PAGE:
Windows auto-installing: background and introduction

Note: the below was written and left in a draft state nearly six months ago. It’s probably a better idea to delete it and write something from scratch. Instead, I’m just going to post it. It’s a little background on my prior windows automated installation experience. Also this entirely about XP/2003.


This project is indirectly related to both learning PowerShell and the arcade cab project. Eventually the pages will be linked and connected together in a much more obvious way (still working on content right now).

Around 2008 I found this really fantastic site – not sure if it’s still there – demonstrating how to auto-install Windows XP. And I did indeed get pretty advanced. In fact at one point I had this elaborate system with Windows XP MCE that would install the OS with SP2 then install SP3 since SP3 could not be integrated into MCE for some reason.

Once I had my elaborate XP auto-install system worked out I naturally moved on to integrating everything that would normally come after the OS like drivers and windows updates. I even found a CLI program that changed the host name for me which it did at a particular stage of the installation before a required installation reboot.

My eventual goal was to create a program of some kind that that would allow me to check off the programs I wanted to install and would then copy the installers of those programs over along with a small database made of an XML file or whatever keep track of CLI unattended installs. Then a program during install would read that configuration file and know which applications to install (sort of like a package manager). Or something like that. I was learning a lot and having a blast.

Well I never made the GUI program with the XML config file. I did get pretty far on that though. Even had a batch file that would gather environment variables during install, store them in a text file then read that text file back after the reboot creating all the environment variables I needed.

I could go into even more detail. Like using Windows Server 2003 as a “workstation” – that didn’t last long – creating OEM-friendly installer discs using the i386 folder some OEMs leave on the C: drive. I don’t think I have seen that OEM i386 trick documented literally anyplace. It probably is. I just never saw it. But that is kind of outside the scope of what this post is really about.

I should mention I tested this all through creating custom XP ISOs and using virtual machines through VirtualBox. That’s like a whole other thing.

I mention this because XP isn’t really useful any more and despite several false starts I never learned the equivalent skills with Windows 7 and later.

I would therefore like to start learning how to create unattended installs of both Windows 7 and Windows 10. And probably Hyper-V server of some version or another (as I write this I’m impatiently waiting for the ISO release of Hyper-V Server 2019).

The thing that really pushed me over the top on wanting to do this finally was that arcade cab project: having still not decided what PC device I wanted to use as the base of it I kept buying new devices, most of them really low end/really cheap Atom-based devices with non-upgradable storage and RAM.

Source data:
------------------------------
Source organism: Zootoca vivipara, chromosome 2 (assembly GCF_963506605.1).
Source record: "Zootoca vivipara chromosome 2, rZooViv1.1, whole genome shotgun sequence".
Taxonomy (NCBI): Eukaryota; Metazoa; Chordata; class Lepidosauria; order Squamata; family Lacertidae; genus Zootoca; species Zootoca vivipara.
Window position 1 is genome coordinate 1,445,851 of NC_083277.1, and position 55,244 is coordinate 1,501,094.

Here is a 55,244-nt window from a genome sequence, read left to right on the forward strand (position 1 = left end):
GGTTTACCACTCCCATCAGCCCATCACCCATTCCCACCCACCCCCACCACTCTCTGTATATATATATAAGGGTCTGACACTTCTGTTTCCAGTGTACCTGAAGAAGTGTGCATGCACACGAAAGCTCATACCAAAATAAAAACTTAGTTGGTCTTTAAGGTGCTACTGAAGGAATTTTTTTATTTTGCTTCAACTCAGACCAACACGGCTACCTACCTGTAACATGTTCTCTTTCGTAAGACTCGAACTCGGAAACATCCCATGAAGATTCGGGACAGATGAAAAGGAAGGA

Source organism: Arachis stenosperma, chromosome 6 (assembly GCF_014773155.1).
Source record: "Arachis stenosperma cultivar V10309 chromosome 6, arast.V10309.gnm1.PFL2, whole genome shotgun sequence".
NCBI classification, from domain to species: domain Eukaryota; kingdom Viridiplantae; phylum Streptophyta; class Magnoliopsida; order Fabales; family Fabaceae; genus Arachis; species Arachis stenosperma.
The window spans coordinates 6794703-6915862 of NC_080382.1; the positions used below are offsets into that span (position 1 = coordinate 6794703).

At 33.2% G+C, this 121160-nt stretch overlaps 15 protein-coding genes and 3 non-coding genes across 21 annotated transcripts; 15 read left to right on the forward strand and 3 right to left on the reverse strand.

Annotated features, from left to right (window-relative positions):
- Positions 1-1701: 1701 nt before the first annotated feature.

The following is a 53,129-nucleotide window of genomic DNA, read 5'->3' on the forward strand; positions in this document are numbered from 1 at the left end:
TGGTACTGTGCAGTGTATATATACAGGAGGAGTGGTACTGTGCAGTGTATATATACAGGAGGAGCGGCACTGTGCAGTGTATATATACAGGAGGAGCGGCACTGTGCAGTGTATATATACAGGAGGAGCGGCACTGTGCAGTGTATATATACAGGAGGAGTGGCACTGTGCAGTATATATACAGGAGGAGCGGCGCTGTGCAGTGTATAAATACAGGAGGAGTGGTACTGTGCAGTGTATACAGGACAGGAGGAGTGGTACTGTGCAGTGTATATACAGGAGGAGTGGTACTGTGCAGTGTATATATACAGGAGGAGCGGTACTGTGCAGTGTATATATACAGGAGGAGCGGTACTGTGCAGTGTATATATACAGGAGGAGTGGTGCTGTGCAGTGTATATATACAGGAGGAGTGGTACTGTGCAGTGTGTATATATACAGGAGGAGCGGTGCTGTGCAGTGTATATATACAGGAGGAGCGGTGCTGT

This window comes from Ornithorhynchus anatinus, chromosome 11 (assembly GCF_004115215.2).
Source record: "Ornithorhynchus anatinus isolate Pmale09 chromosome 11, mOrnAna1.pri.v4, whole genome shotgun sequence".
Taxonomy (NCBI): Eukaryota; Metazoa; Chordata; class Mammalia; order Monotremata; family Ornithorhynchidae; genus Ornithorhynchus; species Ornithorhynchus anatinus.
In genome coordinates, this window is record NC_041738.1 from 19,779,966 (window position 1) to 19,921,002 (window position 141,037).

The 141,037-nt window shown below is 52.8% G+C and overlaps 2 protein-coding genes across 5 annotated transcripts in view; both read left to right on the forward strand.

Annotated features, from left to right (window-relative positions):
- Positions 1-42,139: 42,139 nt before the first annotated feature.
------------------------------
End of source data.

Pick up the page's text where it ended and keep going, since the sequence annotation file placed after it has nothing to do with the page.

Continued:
The problem though is the storage is only 32 gigabytes, which should be enough for Windows 10. The problem is these device come with Windows 10 Home, which auto-upgrades to the latest build every 6 months or so like it or not with no recourse or delays.

I also would want to squeeze every drop of performance out this low end hardware so I would want to disable services and optimize performance from the word go.

Which wouldn’t be an issue except I wanted to put some steam games on this cab and Steam is going to want to connect to the internet at some point. And once that new edition of Windows starts downloading it’s just going to saturate both the download bandwidth and the storage device write bandwidth until it’s down. The hilarious thing is sometimes it finally finishes downloading then it pops up a notice it can’t install because there isn’t enough storage or for some other reason. Not before taking hours to download and prepare to install the new build of windows 10. Afterwards. And this notification isn’t accompanied by “would you like to delete the install files?” either. It just stays there forever taking up storage space.

The other issue is that these cheap Chinese devices seem to have proprietary device drivers for minor things like the WiFi card. Ya. The only network device can’t be re-installed if you re-install windows. That’s not important, right? Using a network? Easiest way to get files and other drivers on to a device besides sneaker net? It’s a minor thing.

So I may have to buy an MSDN subscription (I’ve done this before) hoping it comes with a lot of Windows 10 Pro keys. I would hope for 10 Enterprise as well but I’m not holding my breath (as far as I can tell it does actually).

The only thing I have really done with this so far is create a set a applications I would want to include on my Windows installs. Well some but not all. My idea was create a file system on my 256gig thumb drive and then bring that with me so I could work on it at multiple locations. I haven’t started working on it yet but I’ve tried to maintain my file system. I use robocopy to synchronize my file system from the thumb drive to the various different PCs I use.

One thing I need to add to that is a list of various runtimes that games require so the games don’t have to download/install anything. That’s the theory anyway.

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